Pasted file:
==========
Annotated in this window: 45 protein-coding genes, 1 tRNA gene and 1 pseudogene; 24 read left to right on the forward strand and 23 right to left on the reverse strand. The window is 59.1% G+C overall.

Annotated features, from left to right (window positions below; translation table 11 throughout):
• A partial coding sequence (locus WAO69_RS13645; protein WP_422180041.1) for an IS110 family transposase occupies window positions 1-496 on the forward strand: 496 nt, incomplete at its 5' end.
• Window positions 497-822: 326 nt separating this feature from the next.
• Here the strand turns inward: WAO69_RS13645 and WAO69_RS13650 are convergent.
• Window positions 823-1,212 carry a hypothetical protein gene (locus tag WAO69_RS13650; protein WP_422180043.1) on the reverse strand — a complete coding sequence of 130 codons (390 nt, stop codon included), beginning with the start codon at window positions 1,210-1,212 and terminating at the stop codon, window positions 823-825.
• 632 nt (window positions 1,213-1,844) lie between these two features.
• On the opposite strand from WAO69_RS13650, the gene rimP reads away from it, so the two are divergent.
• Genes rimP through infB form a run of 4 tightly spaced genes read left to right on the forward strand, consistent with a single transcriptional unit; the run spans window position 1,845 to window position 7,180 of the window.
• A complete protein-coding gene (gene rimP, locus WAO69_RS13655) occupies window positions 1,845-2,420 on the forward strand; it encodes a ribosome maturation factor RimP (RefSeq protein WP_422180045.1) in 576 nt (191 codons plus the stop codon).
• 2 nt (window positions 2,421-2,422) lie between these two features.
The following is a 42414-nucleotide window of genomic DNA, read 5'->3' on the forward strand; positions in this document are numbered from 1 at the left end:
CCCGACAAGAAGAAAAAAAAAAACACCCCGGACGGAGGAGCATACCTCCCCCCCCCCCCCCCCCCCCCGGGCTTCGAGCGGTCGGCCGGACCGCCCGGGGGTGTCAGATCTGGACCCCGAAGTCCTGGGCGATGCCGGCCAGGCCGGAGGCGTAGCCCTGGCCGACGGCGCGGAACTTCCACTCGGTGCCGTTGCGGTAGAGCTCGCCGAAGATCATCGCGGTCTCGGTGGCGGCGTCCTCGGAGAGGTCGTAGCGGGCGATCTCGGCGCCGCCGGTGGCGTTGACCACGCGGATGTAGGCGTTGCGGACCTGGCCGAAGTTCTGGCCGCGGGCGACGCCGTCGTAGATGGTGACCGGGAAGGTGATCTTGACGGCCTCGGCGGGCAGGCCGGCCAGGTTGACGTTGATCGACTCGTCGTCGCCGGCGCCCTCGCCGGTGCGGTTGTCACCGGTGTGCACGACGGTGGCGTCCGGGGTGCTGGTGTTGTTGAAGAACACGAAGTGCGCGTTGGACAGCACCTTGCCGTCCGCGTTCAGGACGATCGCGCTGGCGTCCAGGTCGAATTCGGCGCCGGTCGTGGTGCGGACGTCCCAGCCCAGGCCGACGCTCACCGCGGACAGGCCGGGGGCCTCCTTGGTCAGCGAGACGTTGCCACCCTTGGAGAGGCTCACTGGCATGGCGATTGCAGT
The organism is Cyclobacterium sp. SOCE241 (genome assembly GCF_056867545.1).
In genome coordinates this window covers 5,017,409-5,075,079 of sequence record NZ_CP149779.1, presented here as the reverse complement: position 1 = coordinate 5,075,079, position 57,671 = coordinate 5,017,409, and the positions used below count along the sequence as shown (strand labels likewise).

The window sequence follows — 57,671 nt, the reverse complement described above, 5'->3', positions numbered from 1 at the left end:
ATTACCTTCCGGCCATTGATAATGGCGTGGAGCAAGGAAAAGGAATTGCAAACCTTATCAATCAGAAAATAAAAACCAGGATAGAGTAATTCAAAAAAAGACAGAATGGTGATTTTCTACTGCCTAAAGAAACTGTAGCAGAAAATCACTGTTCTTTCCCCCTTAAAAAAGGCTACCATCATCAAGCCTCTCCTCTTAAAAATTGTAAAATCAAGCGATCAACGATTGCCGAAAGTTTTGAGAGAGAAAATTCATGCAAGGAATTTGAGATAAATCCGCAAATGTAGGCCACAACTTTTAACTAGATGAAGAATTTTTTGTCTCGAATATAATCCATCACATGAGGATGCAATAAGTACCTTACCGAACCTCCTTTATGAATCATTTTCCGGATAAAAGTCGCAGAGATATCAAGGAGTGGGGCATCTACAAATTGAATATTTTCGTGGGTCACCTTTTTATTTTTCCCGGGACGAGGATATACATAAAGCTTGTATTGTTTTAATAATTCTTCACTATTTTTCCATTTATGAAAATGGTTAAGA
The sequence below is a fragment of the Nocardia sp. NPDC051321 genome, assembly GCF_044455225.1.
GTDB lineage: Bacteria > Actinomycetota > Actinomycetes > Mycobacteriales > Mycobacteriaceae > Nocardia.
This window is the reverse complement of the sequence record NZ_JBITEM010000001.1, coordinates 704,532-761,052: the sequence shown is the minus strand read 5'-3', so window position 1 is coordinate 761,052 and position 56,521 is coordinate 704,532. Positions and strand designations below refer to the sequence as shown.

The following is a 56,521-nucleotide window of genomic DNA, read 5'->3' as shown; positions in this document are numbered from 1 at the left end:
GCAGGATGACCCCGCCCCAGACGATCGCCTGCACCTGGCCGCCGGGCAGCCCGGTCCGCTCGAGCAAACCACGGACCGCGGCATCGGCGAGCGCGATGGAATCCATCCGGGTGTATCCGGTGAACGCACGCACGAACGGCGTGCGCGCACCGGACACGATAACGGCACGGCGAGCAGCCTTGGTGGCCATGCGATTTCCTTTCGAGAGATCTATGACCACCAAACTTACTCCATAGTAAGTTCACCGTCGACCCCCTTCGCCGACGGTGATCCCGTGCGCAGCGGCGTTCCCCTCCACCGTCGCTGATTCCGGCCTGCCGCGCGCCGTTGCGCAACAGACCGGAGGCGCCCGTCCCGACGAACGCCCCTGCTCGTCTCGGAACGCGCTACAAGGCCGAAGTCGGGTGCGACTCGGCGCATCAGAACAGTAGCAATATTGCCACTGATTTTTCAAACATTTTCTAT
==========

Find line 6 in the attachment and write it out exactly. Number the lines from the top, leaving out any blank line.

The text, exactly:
• Window positions 823-1,212 carry a hypothetical protein gene (locus tag WAO69_RS13650; protein WP_422180043.1) on the reverse strand — a complete coding sequence of 130 codons (390 nt, stop codon included), beginning with the start codon at window positions 1,210-1,212 and terminating at the stop codon, window positions 823-825.